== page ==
No popular authors found.
Ads by Google:

Categories

No categories found.


Get Celiac.com's E-Newsletter





Ads by Google:


Follow / Share


  FOLLOW US:
Twitter Facebook Google Plus Pinterest RSS Podcast Email  Get Email Alerts
SHARE:

Popular Articles

No popular articles found.
Celiac.com Sponsors:

Refractory Celiac Disease: Unlocking the Origin of Aberrant Lymphocytes

Celiac.com 10/25/2012 - Abnormal intraepithelial lymphocytes (IELs) are the main feature of refractory celiac disease type II (RCDII). However, researchers still don't know exactly how these abnormal IELs originate.

Photo: CC--W. D. VanlueA pair of researchers recently commented on efforts to learn how these abnormal IELs might come about.

The pair were Victor F. Zevallos, and Detlef Schuppan, of the center for Molecular and Translational Medicine, Department of Medicine I at the University Medical Center of Johannes Gutenberg University Mainz, in Mainz, Germany.

Their commentary focuses on efforts by a separate research team, Schmitz, et al., which had already used a broad spectrum of cell specific markers, RNA array and immunological techniques, to explore abnormal IEL cell lines from four RCDII patients, and compare them with IELs from the fetal intestine, the intestine of children and adults and the thymus.

IELs are highly varied lymphocytes cells with innate and adaptive features that live in the small and large intestine. IELs play an important role in maintaining gut tolerance to common food antigens versus defense against pathogens.

Ads by Google:

A number of nutritional factors influence the development and spread of IELs, especially vitamins and their active metabolites, such as retinoic acid, and phytochemicals such as ligands of the aryl hydrocarbon receptor from cruciferous vegetables.

However, when IELs activate and expand uncontrollably in response to chronic inflammatory conditions in the gut, they trigger mucosal damage, which can lead to celiac disease, and in some cases, to malignant cancers.

Up to 5% of people with celiac disease, especially those who are over fifty years old when diagnosed, continue to suffer from clinical symptoms and villous atrophy even when following a gluten-free diet.

After excluding ongoing gluten consumption and other potential underlying diseases, all four patients studied by Schmitz could be diagnosed with RCD, which is classically classified as type I or type II, based on the histological co-expression of CD3 and CD8 in RCDI, or absence of such co-expression in RCDII.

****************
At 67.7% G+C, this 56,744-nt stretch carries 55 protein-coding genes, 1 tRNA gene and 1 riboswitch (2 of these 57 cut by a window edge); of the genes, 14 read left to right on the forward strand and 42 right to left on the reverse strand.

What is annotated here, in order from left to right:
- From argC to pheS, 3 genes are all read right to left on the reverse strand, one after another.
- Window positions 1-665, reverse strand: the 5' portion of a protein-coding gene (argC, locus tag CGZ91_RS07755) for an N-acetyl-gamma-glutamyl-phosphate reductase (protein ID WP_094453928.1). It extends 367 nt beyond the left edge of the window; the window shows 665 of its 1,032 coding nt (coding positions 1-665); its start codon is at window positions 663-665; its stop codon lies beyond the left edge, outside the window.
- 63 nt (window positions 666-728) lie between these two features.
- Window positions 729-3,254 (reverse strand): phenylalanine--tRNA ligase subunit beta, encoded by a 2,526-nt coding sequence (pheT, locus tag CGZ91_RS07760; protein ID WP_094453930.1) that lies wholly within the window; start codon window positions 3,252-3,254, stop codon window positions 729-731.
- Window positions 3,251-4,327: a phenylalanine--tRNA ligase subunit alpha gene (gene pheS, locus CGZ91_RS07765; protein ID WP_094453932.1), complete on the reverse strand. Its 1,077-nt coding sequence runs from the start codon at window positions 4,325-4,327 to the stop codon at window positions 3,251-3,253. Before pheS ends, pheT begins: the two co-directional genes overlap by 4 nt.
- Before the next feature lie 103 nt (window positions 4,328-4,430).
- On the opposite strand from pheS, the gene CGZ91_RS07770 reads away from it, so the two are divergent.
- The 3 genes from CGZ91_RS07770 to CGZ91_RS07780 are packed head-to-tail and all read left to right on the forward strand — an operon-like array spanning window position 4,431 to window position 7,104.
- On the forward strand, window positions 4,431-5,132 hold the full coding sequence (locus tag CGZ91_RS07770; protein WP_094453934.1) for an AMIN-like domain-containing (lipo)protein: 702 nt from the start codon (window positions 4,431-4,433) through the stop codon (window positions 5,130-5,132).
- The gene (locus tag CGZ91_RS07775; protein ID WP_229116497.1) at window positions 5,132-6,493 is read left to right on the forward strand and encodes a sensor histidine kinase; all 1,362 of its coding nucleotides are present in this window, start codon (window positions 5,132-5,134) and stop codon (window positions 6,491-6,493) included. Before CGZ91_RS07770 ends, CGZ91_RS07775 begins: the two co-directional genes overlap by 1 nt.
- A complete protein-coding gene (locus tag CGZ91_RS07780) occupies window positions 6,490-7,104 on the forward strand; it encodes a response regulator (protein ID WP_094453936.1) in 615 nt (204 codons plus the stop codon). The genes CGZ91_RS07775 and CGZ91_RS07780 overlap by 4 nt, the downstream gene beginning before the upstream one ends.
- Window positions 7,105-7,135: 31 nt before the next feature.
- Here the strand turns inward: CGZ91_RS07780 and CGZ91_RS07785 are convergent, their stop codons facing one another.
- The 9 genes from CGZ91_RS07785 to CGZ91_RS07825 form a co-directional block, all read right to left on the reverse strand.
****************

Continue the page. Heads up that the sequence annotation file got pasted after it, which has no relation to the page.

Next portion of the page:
Read the entire report in Gut.

Source:

Celiac.com welcomes your comments below (registration is NOT required).










2 Responses:

 
Barb
Rating: ratingfullratingfullratingfullratingfullratingfull Unrated
said this on
29 Oct 2012 5:38:57 PM PDT
They may be eating other grains that have a type of gluten in ithem. I can't eat corn and such things myself.

 
Greg Marlow
Rating: ratingfullratingfullratingfullratingfullratingempty Unrated
said this on
30 Oct 2012 7:41:48 AM PDT
Abnormal IELs appeared on my lips about one year before clinical symptoms of celiac disease. The dermatologist called them Fordice spots. She had no idea that they might be related to celiac disease.




Rate this article and leave a comment:
Rating: * Poor Excellent
Your Name *: Email (private) *:




In Celiac.com's Forum Now:

All Activity
Celiac.com Celiac Disease & Gluten-Free Diet Forum - All Activity

VSL #3 is safe and powerful probiotic. You get it at Costco in pharmacy or online. Metamucil is too hard on my system too. Psyllium husk is easier on the system and I tolerated it a little better. It did nothing for my husband because it was too gentle for him.

You might want to have your GI test for SIBO. Similar gut symptoms, common in celiacs, often agrivated by probiotics because you are adding more microbes to the overgrowth (FYI, the overgrowth is typically good bacteria is the wrong place). That's one of the next things they look for in a celiac still having symptoms.

thank you i will look for it. i was switching around ( culturelle, walgreens probiotic, walgreens probiotic with enzymes, just plain digestive enzymes) so, i know what you mean. at that point, i couldn't tell what was messing with my gut and what wasn't bothering me. ima try those, and *just* those and see how it goes. thanx again!

I found that I did not have enough iodine in my diet... so I take a Kelp pill... every day or so... I use Kosher salt and Pink Salt... so I need the iodine... I am shocked by what my ankles look like... I was always swollen... If you can eat shellfish... you should not have any issues with this...